Top 10 New Cyclist Mistakes – What Not To Do!
Wearing your helmet back to front You’ve got your new bike, you’ve bought
your new kit, you’ve purchased a helmet. Please, please, PLEASE, don’t make the mistake
of putting it on back to front, you’ll never live it down.
Wearing underpants underneath your cycling shorts However you call them, underwear, pants, briefs,
knickers, they should NEVER be worn underneath your cycling shorts. The chamois should be
next to your skin. Using a top tube or frame bag The less that’s on your bike, the better.
However, if you MUST have a bag to carry spares on your bike, make it a small saddle bag,
NOT a top tube or frame bag. Not taking enough food and drink out with
you It’s happened to all of us, and it’s the
worst feeling in the world. Running out of fuel, hitting the wall, bonking, whatever
you want to call it, is something you don’t want to happen often, so make sure you take
out adequate supplies, or money! Not being prepared for mechanical failure. You’re out on a lovely ride, a long way
from home, enjoying the scenery and the sense of achievement, then all of a sudden, a loud
hissing noise comes from your wheel – it’s a puncture? Got a spare inner tube and a pump?
No, got money for a taxi? No. Got a phone – yes, lets hope you’ve got some good friends
of family! Remember, always take out two spare tubes, a pump, tyre levers, an allen key set
and a chain tool, that should cover most emergencies. Overeating before a big event You’ve done all the training – months of
hard work, organisation and preparation has done into your big event, the longest you’ve
ever ridden. Right, better fuel up for it – PASTA!! And a bit more, AND a bit more,
actually probably better have that 4th plate too, it’s a long old ride tomorrow. WRONG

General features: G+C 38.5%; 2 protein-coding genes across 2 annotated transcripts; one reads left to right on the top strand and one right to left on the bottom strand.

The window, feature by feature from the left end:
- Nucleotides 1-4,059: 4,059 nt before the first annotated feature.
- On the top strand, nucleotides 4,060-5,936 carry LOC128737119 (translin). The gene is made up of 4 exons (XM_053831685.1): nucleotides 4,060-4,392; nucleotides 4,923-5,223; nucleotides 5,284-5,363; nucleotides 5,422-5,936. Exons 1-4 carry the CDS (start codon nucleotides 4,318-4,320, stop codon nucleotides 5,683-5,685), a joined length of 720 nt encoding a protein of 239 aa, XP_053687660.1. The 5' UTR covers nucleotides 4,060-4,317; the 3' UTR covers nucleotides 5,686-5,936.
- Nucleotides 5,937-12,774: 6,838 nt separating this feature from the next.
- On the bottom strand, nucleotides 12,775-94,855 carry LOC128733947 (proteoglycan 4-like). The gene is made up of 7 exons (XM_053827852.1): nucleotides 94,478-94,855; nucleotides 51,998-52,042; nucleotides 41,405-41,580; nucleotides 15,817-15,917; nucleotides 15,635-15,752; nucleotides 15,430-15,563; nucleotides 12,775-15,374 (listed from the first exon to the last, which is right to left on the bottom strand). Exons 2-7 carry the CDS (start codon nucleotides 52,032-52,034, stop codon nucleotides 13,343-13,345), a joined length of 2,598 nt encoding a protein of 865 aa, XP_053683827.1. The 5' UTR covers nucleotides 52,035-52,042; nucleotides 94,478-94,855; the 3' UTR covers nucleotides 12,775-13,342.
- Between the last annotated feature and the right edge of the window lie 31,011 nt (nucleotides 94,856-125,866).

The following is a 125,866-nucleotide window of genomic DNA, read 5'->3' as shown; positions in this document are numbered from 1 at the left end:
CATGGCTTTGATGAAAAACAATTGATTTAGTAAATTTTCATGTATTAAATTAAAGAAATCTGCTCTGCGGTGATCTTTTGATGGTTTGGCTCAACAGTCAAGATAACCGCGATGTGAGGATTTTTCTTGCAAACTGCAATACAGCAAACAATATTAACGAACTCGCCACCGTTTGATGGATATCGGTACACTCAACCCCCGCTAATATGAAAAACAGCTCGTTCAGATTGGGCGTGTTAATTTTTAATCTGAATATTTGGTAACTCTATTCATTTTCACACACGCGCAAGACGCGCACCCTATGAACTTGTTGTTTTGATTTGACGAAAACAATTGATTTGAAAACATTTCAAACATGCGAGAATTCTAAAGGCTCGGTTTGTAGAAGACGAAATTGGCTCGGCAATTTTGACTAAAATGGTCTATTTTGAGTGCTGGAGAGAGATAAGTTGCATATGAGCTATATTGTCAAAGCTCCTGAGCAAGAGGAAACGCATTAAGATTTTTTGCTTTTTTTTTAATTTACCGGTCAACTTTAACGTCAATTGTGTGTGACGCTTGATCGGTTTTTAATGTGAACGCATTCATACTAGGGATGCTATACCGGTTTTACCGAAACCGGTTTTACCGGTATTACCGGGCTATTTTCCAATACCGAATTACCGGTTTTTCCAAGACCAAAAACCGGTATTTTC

– don’t eat too much before your big event, you’ll feel bloated and could get the feeling
of having blocked legs. Eat enough, but not too much.
Getting lost The great thing about cycling is the sense
of exploration, riding somewhere you’ve never been before, even from your own home.
Don’t make the mistake of getting lost, though, or underestimating how long a route
is going to take, or you could be riding home in the dark.
Doing too much, too soon. Cycling is an easy sport to get obsessed with.
The more you do, the better you get, right? Wrong. There comes a point when your body
needs rest to absorb the training you’ve done, if you don’t take it, or if you ignore
the signs of overtraining and fatigue, then you can quickly dig yourself a very big hole.
Not drinking enough No, we don’t mean at the bar, we mean on
the bike. Long rides result in a lot of fluid loss, and it can be easy to forget to drink
enough, especially if you’re on a big event. If it’s hot, by the time you’re really
feeling thirsty, it’s probably too late, and you’re going to pay for it at the end
of the ride. Failing to unclip when you come to a stop. Shiney new bike, shiney new pedals and shoes,
first time with clipless pedals? When you come to a stop, DON’T forget to twist your
foot out, otherwise you’ll do an embarrassing, slow motion fall to the floor.